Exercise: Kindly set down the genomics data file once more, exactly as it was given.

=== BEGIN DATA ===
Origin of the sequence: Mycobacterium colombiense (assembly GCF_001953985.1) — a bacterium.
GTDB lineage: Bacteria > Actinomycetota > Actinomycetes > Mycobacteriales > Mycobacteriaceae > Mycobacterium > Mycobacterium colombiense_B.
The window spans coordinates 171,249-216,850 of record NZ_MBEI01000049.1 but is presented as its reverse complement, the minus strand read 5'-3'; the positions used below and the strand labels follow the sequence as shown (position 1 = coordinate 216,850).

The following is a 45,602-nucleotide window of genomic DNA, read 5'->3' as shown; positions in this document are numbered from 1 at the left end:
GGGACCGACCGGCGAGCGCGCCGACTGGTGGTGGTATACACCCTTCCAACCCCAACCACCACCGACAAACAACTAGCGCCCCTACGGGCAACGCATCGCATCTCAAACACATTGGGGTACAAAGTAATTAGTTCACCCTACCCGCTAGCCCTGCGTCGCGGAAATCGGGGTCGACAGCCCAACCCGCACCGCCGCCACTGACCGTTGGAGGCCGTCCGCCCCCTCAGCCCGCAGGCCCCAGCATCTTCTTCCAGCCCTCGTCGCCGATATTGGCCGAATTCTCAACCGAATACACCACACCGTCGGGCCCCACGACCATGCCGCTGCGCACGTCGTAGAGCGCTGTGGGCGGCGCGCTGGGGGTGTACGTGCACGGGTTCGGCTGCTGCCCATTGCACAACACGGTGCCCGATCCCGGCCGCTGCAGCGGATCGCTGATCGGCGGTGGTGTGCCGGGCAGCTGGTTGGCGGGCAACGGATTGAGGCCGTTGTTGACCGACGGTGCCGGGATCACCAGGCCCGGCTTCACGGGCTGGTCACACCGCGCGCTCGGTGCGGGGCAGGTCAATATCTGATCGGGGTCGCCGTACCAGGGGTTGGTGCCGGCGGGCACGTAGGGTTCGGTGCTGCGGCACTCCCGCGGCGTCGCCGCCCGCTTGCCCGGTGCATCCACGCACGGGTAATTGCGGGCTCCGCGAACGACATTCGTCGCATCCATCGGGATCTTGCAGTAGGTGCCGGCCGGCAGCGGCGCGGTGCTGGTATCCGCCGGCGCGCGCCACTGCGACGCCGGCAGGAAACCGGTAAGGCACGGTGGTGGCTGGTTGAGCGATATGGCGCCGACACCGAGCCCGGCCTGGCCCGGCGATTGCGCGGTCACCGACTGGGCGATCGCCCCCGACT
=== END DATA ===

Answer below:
Origin of the sequence: Mycobacterium colombiense (assembly GCF_001953985.1) — a bacterium.
GTDB lineage: Bacteria > Actinomycetota > Actinomycetes > Mycobacteriales > Mycobacteriaceae > Mycobacterium > Mycobacterium colombiense_B.
The window spans coordinates 171,249-216,850 of record NZ_MBEI01000049.1 but is presented as its reverse complement, the minus strand read 5'-3'; the positions used below and the strand labels follow the sequence as shown (position 1 = coordinate 216,850).

The following is a 45,602-nucleotide window of genomic DNA, read 5'->3' as shown; positions in this document are numbered from 1 at the left end:
GGGACCGACCGGCGAGCGCGCCGACTGGTGGTGGTATACACCCTTCCAACCCCAACCACCACCGACAAACAACTAGCGCCCCTACGGGCAACGCATCGCATCTCAAACACATTGGGGTACAAAGTAATTAGTTCACCCTACCCGCTAGCCCTGCGTCGCGGAAATCGGGGTCGACAGCCCAACCCGCACCGCCGCCACTGACCGTTGGAGGCCGTCCGCCCCCTCAGCCCGCAGGCCCCAGCATCTTCTTCCAGCCCTCGTCGCCGATATTGGCCGAATTCTCAACCGAATACACCACACCGTCGGGCCCCACGACCATGCCGCTGCGCACGTCGTAGAGCGCTGTGGGCGGCGCGCTGGGGGTGTACGTGCACGGGTTCGGCTGCTGCCCATTGCACAACACGGTGCCCGATCCCGGCCGCTGCAGCGGATCGCTGATCGGCGGTGGTGTGCCGGGCAGCTGGTTGGCGGGCAACGGATTGAGGCCGTTGTTGACCGACGGTGCCGGGATCACCAGGCCCGGCTTCACGGGCTGGTCACACCGCGCGCTCGGTGCGGGGCAGGTCAATATCTGATCGGGGTCGCCGTACCAGGGGTTGGTGCCGGCGGGCACGTAGGGTTCGGTGCTGCGGCACTCCCGCGGCGTCGCCGCCCGCTTGCCCGGTGCATCCACGCACGGGTAATTGCGGGCTCCGCGAACGACATTCGTCGCATCCATCGGGATCTTGCAGTAGGTGCCGGCCGGCAGCGGCGCGGTGCTGGTATCCGCCGGCGCGCGCCACTGCGACGCCGGCAGGAAACCGGTAAGGCACGGTGGTGGCTGGTTGAGCGATATGGCGCCGACACCGAGCCCGGCCTGGCCCGGCGATTGCGCGGTCACCGACTGGGCGATCGCCCCCGACT